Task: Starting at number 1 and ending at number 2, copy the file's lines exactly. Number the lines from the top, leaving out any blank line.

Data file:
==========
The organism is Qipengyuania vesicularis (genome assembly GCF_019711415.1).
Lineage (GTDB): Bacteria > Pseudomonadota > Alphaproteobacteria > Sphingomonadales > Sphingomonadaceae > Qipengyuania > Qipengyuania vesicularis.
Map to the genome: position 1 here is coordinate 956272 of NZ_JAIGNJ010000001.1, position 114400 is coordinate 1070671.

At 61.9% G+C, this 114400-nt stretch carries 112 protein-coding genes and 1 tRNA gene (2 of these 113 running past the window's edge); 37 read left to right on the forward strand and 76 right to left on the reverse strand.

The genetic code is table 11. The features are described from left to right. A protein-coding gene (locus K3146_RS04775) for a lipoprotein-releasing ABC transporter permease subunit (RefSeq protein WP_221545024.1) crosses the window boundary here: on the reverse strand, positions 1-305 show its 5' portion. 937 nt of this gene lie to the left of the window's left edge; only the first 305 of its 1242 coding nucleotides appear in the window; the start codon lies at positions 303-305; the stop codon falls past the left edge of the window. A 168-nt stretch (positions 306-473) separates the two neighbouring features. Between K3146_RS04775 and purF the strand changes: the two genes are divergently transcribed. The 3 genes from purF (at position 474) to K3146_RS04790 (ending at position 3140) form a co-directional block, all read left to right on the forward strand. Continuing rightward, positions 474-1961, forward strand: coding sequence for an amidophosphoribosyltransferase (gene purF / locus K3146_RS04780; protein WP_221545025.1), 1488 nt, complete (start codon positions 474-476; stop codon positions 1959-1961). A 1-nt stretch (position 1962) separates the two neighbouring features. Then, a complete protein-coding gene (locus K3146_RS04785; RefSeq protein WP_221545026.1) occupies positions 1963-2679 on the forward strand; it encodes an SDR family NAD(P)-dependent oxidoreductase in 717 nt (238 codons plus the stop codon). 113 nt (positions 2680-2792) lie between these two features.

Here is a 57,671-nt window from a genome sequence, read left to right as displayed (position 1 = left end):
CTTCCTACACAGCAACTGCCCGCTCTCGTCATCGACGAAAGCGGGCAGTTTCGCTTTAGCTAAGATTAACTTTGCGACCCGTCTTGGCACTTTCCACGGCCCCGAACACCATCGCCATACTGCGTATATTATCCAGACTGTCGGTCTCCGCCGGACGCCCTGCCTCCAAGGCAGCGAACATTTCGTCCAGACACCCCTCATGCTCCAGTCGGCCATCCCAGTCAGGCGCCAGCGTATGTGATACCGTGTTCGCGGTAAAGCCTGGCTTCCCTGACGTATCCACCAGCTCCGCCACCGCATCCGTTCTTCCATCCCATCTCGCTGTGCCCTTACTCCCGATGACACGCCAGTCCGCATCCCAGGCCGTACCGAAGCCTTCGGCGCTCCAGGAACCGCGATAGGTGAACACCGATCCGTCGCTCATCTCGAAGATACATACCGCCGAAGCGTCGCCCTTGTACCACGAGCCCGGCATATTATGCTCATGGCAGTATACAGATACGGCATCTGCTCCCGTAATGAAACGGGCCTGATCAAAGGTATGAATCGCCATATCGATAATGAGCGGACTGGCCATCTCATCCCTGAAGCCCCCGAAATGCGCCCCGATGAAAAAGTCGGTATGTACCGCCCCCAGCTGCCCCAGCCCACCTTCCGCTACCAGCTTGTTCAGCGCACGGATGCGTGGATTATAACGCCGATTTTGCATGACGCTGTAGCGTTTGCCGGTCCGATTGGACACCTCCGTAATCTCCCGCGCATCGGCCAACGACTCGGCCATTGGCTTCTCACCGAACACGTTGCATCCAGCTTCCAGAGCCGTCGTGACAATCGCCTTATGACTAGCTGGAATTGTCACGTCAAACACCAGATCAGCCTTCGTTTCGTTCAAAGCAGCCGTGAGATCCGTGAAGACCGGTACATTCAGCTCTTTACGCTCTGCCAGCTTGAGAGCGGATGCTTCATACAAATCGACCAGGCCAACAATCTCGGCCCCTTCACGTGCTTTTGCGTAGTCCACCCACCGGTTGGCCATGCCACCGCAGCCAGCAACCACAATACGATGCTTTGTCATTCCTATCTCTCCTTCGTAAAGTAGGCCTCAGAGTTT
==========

The organism is Qipengyuania vesicularis (genome assembly GCF_019711415.1).
Lineage (GTDB): Bacteria > Pseudomonadota > Alphaproteobacteria > Sphingomonadales > Sphingomonadaceae > Qipengyuania > Qipengyuania vesicularis.